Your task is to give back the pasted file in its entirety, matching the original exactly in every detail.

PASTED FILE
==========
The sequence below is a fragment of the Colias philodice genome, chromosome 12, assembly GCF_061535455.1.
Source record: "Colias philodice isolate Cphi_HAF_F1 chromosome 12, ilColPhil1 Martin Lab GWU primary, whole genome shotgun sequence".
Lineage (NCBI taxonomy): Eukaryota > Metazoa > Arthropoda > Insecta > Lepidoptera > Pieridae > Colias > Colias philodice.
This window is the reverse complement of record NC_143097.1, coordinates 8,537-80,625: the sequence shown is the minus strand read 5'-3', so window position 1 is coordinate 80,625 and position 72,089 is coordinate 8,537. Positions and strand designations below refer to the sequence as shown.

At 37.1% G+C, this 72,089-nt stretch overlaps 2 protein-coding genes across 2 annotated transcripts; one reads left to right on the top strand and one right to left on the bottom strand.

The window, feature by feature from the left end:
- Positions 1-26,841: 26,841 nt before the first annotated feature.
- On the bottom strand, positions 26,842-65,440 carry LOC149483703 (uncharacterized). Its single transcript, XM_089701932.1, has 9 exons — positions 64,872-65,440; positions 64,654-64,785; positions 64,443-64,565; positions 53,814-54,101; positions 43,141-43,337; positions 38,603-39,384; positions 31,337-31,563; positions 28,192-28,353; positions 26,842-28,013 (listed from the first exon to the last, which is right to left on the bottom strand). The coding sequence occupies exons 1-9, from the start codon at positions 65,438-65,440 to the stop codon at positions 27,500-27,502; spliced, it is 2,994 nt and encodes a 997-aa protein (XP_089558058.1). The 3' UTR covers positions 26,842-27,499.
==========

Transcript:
The sequence below is a fragment of the Colias philodice genome, chromosome 12, assembly GCF_061535455.1.
Source record: "Colias philodice isolate Cphi_HAF_F1 chromosome 12, ilColPhil1 Martin Lab GWU primary, whole genome shotgun sequence".
Lineage (NCBI taxonomy): Eukaryota > Metazoa > Arthropoda > Insecta > Lepidoptera > Pieridae > Colias > Colias philodice.
This window is the reverse complement of record NC_143097.1, coordinates 8,537-80,625: the sequence shown is the minus strand read 5'-3', so window position 1 is coordinate 80,625 and position 72,089 is coordinate 8,537. Positions and strand designations below refer to the sequence as shown.

At 37.1% G+C, this 72,089-nt stretch overlaps 2 protein-coding genes across 2 annotated transcripts; one reads left to right on the top strand and one right to left on the bottom strand.

The window, feature by feature from the left end:
- Positions 1-26,841: 26,841 nt before the first annotated feature.
- On the bottom strand, positions 26,842-65,440 carry LOC149483703 (uncharacterized). Its single transcript, XM_089701932.1, has 9 exons — positions 64,872-65,440; positions 64,654-64,785; positions 64,443-64,565; positions 53,814-54,101; positions 43,141-43,337; positions 38,603-39,384; positions 31,337-31,563; positions 28,192-28,353; positions 26,842-28,013 (listed from the first exon to the last, which is right to left on the bottom strand). The coding sequence occupies exons 1-9, from the start codon at positions 65,438-65,440 to the stop codon at positions 27,500-27,502; spliced, it is 2,994 nt and encodes a 997-aa protein (XP_089558058.1). The 3' UTR covers positions 26,842-27,499.